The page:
By Florence Mafomemeh
Juneteenth is now officially a paid holiday for city employees in New York City come June 19, 2022.
Announcing the decision via Twitter on Monday, Mayor Eric Adams called Juneteenth a time for reflection, assessment, and self-improvement. “It’s time for our city to finally do what’s right and officially designate Juneteenth as a city holiday. This decision is long overdue, which is why it will immediately take effect this year,” the Mayor said.
Mayor Eric Adam’s full statement on Twitter.
Juneteenth, a combination of the words June and nineteen takes place on June 19, a symbolic date representing African American freedom from slavery. It is also known as African American Emancipation Day, the commemoration of the end of slavery in the United States, which is often recognized as when the Emancipation Proclamation was signed by Abraham Lincoln in 1863. However, Juneteenth recognizes when the last slaves were actually told about the president’s order.
The Juneteenth flag which was first created in 1997 has many symbols. It features a 12-pointed star with a white 5-pointed star inside it, with both stars appearing on top of a blue and red background.
The Juneteenth flag created in 1997 and revised in 2000, and in 2007, the date in white text, “June 19, 1865”, was added along the edge of the right border. The flag was revised in 2000 and in 2007, the date in white text, “June 19, 1865”, was added along the edge of the right border.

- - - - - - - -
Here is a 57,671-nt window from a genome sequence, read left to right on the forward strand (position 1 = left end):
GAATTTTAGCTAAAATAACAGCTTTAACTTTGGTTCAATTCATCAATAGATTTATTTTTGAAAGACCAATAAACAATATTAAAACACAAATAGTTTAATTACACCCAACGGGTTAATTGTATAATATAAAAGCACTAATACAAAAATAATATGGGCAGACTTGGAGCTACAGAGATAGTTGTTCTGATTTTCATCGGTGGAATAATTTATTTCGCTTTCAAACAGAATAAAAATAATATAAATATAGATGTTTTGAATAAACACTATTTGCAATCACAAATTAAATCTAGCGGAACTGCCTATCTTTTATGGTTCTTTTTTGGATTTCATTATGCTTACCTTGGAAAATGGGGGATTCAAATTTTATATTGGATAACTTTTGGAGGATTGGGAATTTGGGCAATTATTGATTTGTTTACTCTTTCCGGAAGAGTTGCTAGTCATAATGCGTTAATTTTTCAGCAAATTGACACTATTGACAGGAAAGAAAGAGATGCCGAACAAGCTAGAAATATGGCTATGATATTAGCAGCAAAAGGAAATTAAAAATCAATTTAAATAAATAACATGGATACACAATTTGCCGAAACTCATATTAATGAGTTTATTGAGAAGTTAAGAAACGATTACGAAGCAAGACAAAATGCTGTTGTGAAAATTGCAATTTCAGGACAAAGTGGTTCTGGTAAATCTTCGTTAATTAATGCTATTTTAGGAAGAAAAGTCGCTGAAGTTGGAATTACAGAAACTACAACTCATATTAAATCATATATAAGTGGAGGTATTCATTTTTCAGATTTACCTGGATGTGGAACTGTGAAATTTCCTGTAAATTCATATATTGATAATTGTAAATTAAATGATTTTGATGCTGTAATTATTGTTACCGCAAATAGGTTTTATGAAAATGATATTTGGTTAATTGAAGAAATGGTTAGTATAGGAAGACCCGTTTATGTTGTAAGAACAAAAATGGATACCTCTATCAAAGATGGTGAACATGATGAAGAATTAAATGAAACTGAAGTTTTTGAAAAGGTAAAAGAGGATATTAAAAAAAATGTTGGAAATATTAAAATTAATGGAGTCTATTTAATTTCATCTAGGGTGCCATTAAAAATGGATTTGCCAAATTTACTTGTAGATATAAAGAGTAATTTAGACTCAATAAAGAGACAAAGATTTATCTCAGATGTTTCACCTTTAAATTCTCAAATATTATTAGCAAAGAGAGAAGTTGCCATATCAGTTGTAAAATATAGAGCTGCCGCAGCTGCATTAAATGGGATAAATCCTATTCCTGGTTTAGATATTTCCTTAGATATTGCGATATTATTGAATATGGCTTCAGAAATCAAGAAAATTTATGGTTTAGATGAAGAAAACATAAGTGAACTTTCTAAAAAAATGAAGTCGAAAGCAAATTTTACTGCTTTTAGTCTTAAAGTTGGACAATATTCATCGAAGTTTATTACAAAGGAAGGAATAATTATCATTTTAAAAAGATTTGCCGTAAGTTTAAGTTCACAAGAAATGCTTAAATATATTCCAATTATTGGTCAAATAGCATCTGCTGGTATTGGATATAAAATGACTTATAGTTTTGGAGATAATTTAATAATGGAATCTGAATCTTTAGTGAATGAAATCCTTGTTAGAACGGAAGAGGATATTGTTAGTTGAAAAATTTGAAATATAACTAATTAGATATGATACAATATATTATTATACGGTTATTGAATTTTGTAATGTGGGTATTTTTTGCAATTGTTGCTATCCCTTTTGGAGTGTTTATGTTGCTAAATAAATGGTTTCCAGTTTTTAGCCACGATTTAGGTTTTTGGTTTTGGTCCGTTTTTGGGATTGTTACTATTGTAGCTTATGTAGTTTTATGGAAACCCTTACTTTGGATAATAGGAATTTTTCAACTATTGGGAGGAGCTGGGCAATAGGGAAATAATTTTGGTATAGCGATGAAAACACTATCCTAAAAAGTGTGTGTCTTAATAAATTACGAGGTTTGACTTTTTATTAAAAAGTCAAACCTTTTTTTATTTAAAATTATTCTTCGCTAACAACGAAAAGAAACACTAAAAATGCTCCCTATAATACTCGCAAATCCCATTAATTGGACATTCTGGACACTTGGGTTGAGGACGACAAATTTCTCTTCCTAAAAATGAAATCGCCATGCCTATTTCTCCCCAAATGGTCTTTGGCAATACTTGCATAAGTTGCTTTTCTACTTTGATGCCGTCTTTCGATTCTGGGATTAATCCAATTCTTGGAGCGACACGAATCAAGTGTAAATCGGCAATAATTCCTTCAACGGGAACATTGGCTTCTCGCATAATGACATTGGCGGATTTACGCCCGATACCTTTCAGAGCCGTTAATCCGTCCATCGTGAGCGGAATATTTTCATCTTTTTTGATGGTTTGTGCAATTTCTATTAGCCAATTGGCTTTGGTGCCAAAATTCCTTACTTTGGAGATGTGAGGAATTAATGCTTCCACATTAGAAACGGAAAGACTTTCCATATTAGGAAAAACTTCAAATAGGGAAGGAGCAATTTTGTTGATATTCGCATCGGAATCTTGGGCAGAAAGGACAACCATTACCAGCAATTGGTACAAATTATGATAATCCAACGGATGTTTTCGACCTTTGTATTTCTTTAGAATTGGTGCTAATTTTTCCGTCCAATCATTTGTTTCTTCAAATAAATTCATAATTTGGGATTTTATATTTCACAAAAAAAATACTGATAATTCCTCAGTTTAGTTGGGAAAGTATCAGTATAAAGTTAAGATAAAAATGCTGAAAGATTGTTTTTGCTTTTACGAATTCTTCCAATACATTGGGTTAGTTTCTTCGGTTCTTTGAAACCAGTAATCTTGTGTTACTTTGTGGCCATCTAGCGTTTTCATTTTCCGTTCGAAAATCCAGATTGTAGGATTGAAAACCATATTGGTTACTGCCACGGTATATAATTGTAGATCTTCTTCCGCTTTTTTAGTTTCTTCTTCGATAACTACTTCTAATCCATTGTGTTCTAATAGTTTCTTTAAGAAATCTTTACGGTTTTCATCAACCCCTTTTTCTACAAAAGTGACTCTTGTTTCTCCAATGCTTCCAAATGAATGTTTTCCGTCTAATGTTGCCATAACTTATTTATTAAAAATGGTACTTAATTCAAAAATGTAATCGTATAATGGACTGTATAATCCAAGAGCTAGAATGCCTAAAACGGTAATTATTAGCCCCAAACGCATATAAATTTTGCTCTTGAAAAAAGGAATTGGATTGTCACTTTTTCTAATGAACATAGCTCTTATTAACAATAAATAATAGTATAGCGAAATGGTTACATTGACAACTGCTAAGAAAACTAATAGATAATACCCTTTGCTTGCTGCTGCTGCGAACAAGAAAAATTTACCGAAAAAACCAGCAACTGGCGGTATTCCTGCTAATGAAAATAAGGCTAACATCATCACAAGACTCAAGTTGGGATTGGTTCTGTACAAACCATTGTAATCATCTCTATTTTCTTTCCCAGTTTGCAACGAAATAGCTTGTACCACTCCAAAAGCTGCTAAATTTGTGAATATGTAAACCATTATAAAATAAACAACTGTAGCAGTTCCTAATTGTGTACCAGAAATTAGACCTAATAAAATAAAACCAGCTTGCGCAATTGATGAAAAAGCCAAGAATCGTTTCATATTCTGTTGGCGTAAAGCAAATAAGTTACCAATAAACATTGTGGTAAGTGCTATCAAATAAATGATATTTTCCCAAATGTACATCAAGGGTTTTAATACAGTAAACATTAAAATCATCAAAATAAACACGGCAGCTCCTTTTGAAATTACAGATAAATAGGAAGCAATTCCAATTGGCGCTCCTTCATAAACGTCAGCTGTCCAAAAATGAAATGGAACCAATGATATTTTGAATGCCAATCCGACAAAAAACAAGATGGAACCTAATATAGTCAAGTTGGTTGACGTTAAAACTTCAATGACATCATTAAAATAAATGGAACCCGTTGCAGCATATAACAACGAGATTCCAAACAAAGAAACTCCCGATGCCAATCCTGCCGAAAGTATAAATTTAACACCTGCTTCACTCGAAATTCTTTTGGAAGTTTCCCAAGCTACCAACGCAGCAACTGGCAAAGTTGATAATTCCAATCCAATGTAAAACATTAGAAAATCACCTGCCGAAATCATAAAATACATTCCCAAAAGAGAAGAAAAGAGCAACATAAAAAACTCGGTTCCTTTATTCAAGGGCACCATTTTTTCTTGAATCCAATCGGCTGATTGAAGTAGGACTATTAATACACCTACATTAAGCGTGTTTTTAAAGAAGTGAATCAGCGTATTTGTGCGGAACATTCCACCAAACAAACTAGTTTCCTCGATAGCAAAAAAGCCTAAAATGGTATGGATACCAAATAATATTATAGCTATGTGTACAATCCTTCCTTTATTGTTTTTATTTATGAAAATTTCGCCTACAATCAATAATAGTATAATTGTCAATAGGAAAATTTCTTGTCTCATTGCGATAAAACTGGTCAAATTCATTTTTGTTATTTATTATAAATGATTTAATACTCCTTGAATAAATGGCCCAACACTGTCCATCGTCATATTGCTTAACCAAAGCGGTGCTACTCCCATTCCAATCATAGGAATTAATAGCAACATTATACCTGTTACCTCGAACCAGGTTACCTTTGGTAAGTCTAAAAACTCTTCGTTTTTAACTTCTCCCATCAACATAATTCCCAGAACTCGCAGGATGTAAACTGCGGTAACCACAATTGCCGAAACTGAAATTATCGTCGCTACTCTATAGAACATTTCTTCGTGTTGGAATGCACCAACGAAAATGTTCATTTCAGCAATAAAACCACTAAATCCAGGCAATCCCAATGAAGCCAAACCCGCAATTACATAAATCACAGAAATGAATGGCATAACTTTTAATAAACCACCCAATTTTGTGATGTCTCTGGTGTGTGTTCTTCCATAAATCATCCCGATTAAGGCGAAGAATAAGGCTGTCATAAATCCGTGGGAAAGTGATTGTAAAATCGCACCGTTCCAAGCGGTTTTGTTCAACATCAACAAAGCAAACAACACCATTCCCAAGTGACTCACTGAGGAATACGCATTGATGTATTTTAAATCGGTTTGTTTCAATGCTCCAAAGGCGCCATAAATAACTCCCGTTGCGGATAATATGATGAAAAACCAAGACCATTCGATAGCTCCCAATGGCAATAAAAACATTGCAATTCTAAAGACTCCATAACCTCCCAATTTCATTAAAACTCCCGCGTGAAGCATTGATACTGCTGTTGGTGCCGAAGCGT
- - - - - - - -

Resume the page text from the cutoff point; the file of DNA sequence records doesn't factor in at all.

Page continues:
While signing the Juneteenth National Independence Day Act into law on June 17, 2021 making it a federal holiday, President Joe Biden said it is a day of remembrance. “This is a day of profound weight and profound power, a day in which we remember the moral stain, the terrible toll that slavery took on the country and continues to take,” Biden said.
According to the Congressional Research Service, Juneteenth, which became the first new federal holiday since Martin Luther King Jr. day was established back in 1983, is recognized as a holiday or observance in 49 states and the District of Columbia while a handful made it a paid holiday.
Texas was the first state to celebrate Juneteenth in 1866 and it officially became a Texas state holiday on January 1, 1980 according to the Congressional Research Service. It wasn’t until 1865 when the Thirteenth Amendment was added to the U.S. Constitution that slavery was abolished. “Neither slavery nor involuntary servitude, except as a punishment for crime whereof the party shall have been duly convicted, shall exist within the United States, or any place subject to their jurisdiction,” reads the 13th Amendment.